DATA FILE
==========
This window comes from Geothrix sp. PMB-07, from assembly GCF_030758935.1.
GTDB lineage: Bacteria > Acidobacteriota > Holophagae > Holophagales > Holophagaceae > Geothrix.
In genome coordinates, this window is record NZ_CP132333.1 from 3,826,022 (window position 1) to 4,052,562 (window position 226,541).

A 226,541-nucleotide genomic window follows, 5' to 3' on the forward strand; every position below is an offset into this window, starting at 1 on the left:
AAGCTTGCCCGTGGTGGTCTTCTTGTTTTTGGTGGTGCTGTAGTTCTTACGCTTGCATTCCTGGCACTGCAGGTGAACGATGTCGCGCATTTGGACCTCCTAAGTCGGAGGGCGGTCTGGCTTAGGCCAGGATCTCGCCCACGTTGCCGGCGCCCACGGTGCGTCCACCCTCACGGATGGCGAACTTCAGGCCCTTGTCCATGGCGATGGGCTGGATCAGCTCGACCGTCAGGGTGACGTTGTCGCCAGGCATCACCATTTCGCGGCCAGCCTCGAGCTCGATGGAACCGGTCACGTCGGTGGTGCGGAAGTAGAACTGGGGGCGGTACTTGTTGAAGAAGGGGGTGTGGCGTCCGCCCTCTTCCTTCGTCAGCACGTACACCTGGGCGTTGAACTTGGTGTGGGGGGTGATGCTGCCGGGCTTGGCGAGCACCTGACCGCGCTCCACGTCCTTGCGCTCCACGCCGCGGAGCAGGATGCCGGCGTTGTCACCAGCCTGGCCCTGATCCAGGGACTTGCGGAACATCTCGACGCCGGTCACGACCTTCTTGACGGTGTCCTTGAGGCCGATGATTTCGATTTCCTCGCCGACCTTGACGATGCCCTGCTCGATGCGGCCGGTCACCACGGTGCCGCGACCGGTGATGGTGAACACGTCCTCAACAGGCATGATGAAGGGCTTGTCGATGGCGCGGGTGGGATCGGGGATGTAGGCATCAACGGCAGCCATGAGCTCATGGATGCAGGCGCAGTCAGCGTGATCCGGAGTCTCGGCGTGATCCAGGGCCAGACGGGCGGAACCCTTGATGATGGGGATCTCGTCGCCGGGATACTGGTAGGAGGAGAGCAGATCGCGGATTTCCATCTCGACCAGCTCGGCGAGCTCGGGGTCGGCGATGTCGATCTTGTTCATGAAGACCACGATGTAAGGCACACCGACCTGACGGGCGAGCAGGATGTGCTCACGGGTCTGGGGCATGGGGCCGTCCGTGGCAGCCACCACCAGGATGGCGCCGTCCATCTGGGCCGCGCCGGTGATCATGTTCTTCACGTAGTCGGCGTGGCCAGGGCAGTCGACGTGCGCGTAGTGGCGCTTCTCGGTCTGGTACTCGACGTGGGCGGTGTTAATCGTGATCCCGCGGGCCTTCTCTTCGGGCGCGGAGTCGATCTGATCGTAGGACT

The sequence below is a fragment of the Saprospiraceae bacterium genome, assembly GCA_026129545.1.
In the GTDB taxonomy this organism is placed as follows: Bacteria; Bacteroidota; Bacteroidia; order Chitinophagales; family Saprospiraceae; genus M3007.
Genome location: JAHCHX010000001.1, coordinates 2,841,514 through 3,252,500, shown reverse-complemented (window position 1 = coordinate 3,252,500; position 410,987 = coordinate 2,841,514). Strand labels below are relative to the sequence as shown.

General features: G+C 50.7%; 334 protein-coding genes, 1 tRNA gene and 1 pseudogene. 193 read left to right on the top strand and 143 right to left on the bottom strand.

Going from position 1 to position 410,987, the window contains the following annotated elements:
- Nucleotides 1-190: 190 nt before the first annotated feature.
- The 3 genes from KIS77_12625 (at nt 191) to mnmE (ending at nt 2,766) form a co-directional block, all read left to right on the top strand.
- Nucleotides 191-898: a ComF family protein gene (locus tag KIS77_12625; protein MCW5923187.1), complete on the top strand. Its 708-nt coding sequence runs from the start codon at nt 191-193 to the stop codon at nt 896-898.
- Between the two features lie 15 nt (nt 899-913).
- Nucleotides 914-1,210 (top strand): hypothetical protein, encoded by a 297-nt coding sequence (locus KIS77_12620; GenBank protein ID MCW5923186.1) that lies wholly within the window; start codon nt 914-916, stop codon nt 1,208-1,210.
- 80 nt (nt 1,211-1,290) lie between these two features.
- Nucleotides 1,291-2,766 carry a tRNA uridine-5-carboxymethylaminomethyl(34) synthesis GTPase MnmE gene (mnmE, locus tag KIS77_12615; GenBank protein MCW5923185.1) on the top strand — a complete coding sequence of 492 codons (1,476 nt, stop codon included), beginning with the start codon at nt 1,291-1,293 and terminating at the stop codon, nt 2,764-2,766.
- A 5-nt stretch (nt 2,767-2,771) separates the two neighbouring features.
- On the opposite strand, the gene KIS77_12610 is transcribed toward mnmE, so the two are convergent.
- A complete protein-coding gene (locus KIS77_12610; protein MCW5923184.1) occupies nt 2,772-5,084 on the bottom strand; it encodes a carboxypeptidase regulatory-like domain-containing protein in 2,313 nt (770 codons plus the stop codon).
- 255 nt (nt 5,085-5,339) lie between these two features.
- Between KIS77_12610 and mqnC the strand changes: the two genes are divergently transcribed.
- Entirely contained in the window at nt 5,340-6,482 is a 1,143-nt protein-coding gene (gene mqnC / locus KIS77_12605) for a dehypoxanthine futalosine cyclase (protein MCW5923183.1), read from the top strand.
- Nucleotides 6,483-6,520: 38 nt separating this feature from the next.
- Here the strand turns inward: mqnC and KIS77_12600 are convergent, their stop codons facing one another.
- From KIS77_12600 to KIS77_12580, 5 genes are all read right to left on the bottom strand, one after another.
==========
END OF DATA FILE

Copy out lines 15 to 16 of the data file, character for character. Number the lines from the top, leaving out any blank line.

- Nucleotides 914-1,210 (top strand): hypothetical protein, encoded by a 297-nt coding sequence (locus KIS77_12620; GenBank protein ID MCW5923186.1) that lies wholly within the window; start codon nt 914-916, stop codon nt 1,208-1,210.
- 80 nt (nt 1,211-1,290) lie between these two features.